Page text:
You have guessed correctly! It must be since you have read many of my other articles in the wonderful Part-Time Audiophile. Luc is also an audiophile and an amateur speaker designer.
“One day while I was cooking my very first batch of scrambled eggs, I noticed that the viscosity of both the egg whites and the yolks of this new species of Chantecler appeared unusually dense,” Luc explained. “After I finished my breakfast I washed all of the dishes but I forgot to clean the top of the stove and some of the raw egg had a chance to dry out. Aweille! It was almost impossible to remove, but it was strangely smooth and evenly distributed through its basic puddle structure.”
At first he started thinking about industrial surfactants and other obvious applications for this yellow compound. Then he started thinking about high-end audio and how SCE (for Super Chantecler Egg) could be used to improve the performance of various types of equipment. Like most Canadians, Dr. Brouilles quickly gathered a dozen SCE samples and several pairs of Dynaco A-25s he found at an estate sale in Métabetchouan–Lac-à-la-Croix and headed to the National Research Council of Canada in Ottawa where Canadian speaker designers can test and measure their designs at no cost to them. It is often said that Canadian speaker manufacturers offer incredibly high value because of the facilities at NRC.
“After carefully applying SCE to the cones of the Dynacos, I did notice more coherence through the upper bass and the lower midrange. I used the test equipment at NRC to confirm what I had suspected. SCE actually improved the frequency response of the drivers so that the classic A-25 ‘crossover gap’ between the woofer and the tweeter frequencies was much less noticeable.”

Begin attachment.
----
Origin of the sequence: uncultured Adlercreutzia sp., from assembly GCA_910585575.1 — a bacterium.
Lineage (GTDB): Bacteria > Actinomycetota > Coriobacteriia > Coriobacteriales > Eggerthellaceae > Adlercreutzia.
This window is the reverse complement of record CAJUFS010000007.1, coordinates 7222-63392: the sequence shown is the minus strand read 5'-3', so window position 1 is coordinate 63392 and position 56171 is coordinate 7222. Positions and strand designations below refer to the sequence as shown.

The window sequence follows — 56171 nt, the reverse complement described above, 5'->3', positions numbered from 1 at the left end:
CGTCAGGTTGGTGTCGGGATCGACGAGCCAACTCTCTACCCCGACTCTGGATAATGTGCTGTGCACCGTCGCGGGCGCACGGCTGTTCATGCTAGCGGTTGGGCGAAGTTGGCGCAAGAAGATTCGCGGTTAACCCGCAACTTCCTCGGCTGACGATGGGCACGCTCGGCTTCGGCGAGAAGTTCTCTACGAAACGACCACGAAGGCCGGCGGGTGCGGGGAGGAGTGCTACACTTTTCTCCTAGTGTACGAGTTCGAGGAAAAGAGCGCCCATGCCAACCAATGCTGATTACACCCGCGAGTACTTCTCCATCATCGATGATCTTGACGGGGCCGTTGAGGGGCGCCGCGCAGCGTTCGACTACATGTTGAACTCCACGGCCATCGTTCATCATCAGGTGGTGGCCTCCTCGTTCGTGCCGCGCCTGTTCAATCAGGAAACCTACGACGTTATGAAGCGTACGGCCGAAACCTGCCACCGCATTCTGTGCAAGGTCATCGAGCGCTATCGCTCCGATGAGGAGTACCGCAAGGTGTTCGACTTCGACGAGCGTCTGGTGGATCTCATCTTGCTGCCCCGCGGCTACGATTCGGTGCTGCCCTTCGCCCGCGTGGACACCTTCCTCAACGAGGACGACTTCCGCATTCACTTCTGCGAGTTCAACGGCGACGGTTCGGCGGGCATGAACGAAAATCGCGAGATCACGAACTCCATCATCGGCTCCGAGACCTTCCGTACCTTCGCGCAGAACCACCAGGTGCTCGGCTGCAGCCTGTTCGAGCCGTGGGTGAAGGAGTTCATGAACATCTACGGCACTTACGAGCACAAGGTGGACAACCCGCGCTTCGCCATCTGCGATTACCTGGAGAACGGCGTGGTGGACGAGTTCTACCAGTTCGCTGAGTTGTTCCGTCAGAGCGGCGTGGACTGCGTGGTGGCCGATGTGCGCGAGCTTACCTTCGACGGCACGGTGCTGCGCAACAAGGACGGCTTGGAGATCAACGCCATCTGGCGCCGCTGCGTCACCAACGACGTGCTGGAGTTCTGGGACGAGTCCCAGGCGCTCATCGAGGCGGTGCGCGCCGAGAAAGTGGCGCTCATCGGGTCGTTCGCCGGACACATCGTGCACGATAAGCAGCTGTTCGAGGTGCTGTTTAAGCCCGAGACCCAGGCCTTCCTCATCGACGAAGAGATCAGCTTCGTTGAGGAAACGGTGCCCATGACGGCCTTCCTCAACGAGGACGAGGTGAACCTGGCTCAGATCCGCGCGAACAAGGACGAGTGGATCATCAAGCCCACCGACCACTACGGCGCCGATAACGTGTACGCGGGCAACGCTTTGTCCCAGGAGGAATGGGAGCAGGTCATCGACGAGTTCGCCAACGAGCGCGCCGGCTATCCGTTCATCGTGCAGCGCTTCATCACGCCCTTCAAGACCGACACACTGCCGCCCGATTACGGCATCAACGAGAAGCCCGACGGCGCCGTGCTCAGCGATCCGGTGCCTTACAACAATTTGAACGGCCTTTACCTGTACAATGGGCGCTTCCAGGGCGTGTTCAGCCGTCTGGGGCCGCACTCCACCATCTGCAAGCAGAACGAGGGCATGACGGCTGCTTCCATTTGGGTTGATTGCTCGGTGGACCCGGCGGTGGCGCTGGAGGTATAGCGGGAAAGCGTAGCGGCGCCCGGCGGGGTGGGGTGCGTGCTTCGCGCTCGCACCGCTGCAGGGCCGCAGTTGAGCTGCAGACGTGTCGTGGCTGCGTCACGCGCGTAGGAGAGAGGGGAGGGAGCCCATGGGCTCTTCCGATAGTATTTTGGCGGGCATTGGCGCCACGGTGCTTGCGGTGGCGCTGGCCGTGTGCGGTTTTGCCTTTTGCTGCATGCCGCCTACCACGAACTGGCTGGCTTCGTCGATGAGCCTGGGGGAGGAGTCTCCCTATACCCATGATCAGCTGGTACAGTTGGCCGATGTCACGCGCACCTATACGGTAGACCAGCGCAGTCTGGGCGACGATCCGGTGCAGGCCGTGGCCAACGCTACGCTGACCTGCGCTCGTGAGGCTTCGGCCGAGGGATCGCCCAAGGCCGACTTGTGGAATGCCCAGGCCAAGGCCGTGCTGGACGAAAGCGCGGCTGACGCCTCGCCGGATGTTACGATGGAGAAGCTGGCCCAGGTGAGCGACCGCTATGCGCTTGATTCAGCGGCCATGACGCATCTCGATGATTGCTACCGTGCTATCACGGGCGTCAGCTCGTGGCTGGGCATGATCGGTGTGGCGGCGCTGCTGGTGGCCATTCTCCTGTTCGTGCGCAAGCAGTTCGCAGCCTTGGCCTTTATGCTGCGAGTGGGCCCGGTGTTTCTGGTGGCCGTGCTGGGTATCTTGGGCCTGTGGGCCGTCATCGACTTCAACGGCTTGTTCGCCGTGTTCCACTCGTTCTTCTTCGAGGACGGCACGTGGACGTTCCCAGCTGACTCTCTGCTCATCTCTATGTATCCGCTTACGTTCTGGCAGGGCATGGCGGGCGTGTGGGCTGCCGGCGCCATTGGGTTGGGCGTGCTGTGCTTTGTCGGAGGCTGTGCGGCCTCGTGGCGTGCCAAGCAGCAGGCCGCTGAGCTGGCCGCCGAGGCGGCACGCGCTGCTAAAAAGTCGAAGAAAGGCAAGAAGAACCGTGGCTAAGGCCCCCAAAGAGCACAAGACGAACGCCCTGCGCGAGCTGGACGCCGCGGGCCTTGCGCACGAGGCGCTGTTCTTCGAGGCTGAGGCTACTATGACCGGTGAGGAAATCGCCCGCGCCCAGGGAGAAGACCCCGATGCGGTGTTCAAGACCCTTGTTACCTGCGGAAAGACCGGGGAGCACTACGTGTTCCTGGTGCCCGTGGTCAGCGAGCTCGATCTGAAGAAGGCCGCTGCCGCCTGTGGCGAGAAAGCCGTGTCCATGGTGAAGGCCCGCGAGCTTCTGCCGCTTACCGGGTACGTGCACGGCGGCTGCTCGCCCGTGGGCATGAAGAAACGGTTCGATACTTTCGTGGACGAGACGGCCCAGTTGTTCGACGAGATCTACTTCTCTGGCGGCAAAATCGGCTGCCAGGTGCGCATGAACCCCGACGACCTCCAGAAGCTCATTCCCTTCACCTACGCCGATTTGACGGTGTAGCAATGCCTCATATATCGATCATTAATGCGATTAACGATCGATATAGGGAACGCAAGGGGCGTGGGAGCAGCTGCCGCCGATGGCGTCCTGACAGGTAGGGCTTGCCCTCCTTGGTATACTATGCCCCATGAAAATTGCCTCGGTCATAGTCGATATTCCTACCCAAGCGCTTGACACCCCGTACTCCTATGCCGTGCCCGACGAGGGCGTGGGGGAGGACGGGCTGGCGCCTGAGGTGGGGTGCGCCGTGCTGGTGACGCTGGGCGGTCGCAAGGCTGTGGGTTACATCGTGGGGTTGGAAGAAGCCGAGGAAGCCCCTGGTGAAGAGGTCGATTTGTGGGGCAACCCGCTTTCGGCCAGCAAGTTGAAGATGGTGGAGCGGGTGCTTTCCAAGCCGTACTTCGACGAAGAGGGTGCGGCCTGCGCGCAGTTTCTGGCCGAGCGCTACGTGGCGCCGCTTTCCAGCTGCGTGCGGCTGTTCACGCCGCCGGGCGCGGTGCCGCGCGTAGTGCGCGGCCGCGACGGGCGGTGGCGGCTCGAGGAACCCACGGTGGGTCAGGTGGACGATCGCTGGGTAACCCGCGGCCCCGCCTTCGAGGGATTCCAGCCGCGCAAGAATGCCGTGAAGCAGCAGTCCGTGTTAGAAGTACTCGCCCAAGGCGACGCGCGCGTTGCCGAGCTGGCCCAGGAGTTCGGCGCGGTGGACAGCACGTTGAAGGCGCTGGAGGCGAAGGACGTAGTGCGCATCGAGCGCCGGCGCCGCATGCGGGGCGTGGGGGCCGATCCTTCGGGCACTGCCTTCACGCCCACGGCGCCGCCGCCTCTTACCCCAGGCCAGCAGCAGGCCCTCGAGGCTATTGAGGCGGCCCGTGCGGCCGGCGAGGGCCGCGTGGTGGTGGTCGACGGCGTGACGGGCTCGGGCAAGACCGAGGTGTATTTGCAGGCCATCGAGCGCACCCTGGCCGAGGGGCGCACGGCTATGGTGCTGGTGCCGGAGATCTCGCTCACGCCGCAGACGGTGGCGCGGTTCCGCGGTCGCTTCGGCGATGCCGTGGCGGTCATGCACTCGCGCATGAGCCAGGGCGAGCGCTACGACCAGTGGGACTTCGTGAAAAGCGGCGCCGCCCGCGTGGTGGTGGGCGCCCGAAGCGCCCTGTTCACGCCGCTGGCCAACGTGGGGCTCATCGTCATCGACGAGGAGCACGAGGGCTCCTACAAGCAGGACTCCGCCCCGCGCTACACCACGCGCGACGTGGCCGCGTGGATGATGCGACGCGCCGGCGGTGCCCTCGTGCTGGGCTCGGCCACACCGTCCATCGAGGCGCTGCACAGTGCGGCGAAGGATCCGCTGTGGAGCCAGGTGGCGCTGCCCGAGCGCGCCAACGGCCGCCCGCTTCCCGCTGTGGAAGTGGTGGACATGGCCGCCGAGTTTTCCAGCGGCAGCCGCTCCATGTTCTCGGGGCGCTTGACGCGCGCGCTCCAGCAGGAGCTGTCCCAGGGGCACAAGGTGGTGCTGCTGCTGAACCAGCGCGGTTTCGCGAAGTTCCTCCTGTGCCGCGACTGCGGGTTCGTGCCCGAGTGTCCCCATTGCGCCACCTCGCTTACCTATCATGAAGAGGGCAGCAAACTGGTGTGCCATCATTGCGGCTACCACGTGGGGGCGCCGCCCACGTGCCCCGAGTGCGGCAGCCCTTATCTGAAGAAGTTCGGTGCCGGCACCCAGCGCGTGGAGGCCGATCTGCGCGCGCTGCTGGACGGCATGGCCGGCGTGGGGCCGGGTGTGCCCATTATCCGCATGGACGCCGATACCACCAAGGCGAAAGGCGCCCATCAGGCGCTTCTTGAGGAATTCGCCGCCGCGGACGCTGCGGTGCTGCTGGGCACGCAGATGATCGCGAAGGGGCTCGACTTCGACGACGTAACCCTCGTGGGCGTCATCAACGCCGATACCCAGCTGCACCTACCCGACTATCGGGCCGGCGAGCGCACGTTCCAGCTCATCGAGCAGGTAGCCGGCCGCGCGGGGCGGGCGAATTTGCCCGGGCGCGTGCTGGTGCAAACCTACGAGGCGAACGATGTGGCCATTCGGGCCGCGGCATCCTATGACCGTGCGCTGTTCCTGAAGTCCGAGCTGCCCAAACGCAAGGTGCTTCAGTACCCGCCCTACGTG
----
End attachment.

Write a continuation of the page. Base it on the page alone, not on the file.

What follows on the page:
“Well, it is a 10” 2-way loudspeaker,” I replied. “One of the classic complaints is that the upper bass on the Dynaco A-25 is a little ragged and bright because the crossover is set too high.”
“Exactly,” Luc confirmed. “Coating the 10” woofer cone made it suddenly sound more like an 8” cone and yet the low bass frequencies were not affected at all, according to the measurement gathered in Ottawa. One simple coat of Chantecler egg, beaten rapidly with a whisk, made the Dynaco sound like a more contemporary design, la la!”
Once Dr. Brouilles was able to confirm the impact of this new natural coating material, he had plenty of practical considerations to address. First, he performed rigid A/B comparisons with other types of eggs to determine whether the Chantecler coating was uniquely suited for this application or if any egg could provide a measurable sonic improvement.
“I used plenty of eggs from a wide variety of fowl. Duck eggs, for example, added a rich and savory sound to the lower frequencies but rendered a little fatness to the upper bass that no one cared for. Goose eggs, which are plentiful in Quebec, turned out to sound like marde. We overnighted some ostrich eggs from a ranch in California and sacrament, they were held up in customs and were spoiled by the time we received them. It took us weeks to get the smell out of NRC, and they made a rule banning the use of ostrich eggs in the labs after that unfortunate incident. I was particularly disappointed because one ostrich egg can coat as many one hundred 8” woofers!”